Osmosis Jones (Warner Bros.): Those masters of yeccchhh comedy, the Farrelly brothers, return with a combination live-action/animated cartoon. It's about a slob zookeeper and fast-food junkie (Bill Murray) whose deteriorating body is invaded from within by viral hit men (Laurence Fishburne's Thrax) and microscopic corrupt politicians bent on taking over his circulatory system. Chris Rock's title character, a lovable but ornery white-blood cell, and David Hyde Pierce's Drix, a haughty cold medicine in outer space discowear, are there to enter Murray's bloodstream, Fantastic Voyage stylee, in an attempt to save the man from himself. Apparently, the Farrellys are given carte blanche to explore all manner of bodily excretions, as we explore Frank's innards for a visit to Zit, a pulsing rock club in which an animated Kid Rock (known as Kidney Rock) performs. Also on hand is William Shatner as Mayor Phlegmming and Brandy as his assistant Leah. The Warner Sunset/Atlantic Records soundtrack boasts songs from Sunshine Anderson, Brandy, Craig David, De La Soul, Drama, R. Kelly, Kid Rock & Joe C., Debelah Morgan, Nappy Roots, Nivea, Trick Daddy, Uncle Kracker and the first single is St. Lunatics' "Summer in The City," which will be accompanied by video. The dazzling, colorful website, at www.osmosisjones.com, features games, artwork, downloads and more in the form of a trip through someone's bloodstream and is undoubedly more clever than the movie itself, whose sub-Bakshi animation makes "Ren & Stimpy" look complex. Roy Trakin

If stupidity got us into this mess, then why can't it get us out?" Will Rogers

Re-Make, Re-Model: Virgin
's release of The Best of Roxy Music is timely, given the group's current live resurrection, and it's remarkable how well their oeuvre has held up over time. As esteemed officemate Bud Scoppa points out, the album is an aural version of Memento, the songs starting with the band's most recent Avalon/Manifesto hits, then going back in time to early stuff like "Virginia Plain" and "Do the Strand." Listening to them in this form—then seeing their remarkable show at the Greek—the group really does come off as the missing link in English art-rock between The Beatles and The Move and more cumbersome, pretentious stuff like ELO and, ultimately, Radiohead. But for all his band’s experimentation and high-brow flirtation, Bryan Ferry has always come off like a slightly seedy, dirty old man, a working-class dude somewhat uncomfortable in his lame suits and tuxedos; now he's finally aged enough to fit the part. The group's tongue-in-chic irony hasn’t dated either; indeed, the passage of time has made the songs seem even more modernist. And when Ferry croons "In-flat-able dolly," during the mock-melodramatic "In Every Dream Home a Heartache," it's like the rock & roll equivalent of an episode of Six Feet Under. Always underrated, this new flurry of Roxy activity has me thinking they should be shoo-ins for the Rock & Roll Hall of Fame. And while overshadowed by the likes of David Bowie in their heyday, Roxy's music—perhaps because of its underexposure—sounds the much fresher of the two today. —R.T.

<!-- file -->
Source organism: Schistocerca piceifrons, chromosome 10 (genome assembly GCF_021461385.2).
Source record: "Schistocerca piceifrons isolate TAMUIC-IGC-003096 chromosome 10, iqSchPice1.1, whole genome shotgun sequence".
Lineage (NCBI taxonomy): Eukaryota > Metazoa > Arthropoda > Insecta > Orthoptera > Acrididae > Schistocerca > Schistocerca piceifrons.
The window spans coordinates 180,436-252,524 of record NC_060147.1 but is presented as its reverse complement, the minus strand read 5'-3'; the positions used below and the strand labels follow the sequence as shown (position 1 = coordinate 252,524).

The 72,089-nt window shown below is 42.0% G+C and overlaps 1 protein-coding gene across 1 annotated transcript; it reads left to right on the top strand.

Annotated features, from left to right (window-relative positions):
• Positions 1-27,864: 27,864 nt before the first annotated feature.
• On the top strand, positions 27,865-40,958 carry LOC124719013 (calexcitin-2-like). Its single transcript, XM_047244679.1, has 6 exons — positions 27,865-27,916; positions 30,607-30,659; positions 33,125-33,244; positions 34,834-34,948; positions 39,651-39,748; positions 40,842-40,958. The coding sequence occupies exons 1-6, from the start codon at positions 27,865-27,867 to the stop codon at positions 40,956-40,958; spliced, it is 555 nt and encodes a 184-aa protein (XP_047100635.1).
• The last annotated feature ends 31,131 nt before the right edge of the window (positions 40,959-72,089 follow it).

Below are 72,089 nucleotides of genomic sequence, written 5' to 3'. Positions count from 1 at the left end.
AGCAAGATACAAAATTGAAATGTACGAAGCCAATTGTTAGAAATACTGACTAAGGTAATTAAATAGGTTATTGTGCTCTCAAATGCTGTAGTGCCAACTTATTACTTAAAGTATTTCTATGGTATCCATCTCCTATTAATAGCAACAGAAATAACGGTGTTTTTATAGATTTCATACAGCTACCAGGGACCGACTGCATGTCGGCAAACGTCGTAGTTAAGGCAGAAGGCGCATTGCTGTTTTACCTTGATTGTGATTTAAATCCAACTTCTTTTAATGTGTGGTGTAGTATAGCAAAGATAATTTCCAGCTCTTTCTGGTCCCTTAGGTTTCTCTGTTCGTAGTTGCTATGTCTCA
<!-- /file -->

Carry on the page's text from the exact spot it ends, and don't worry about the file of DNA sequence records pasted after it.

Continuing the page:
Manifesto: Roxy Music was a shotgun marriage between art-rock and showbiz (heavy on the glitter, irony and je ne sais quoi), which just happens to play as well in 2001 as it did in 1975. After witnessing a revelatory performance by the reunited principals, followed by obsessively spinning Virgin’s handy new single-disc retrospective, I was left with a deepened regard for this band’s significance. But I was left as well with a nagging question: Where are Roxy’s contemporary equivalents—bands with the talent and ambition to fuse aesthetics and entertainment into an exciting and elegant whole? Radiohead perhaps comes closest, but (up to now, at least) that band lacks a pair of crucial elements that Roxy possessed in spades—a sense of humor and a body of truly memorable songs. In this sense, it’s hard to imagine Radiohead pulling off a tour de force on the order of Roxy’s Greek performance of "Both Ends Burning." Revisiting that vivid anthem of cocaine-era excess, the wily veterans added the incongruous element of four ’60s-style go-go girls dancing in sync behind the players, with Ferry (who’s finally found his groove, as one concertgoer marveled) negotiating some smooth steps of his own alongside Roxy guitarist Phil Manzanera and guest axe man Chris Spedding as they feverishly dueled away, fretboard to fretboard. As gleefully over-the-top as a performance by Roxy contemporaries the Tubes, this kitchen-sink extravaganza, simultaneously satirizing and embracing rock excesses, at once tickled and thrilled the adoring audience. Roxy needs to stick around long enough to show young bands how it’s done. —Bud Scoppa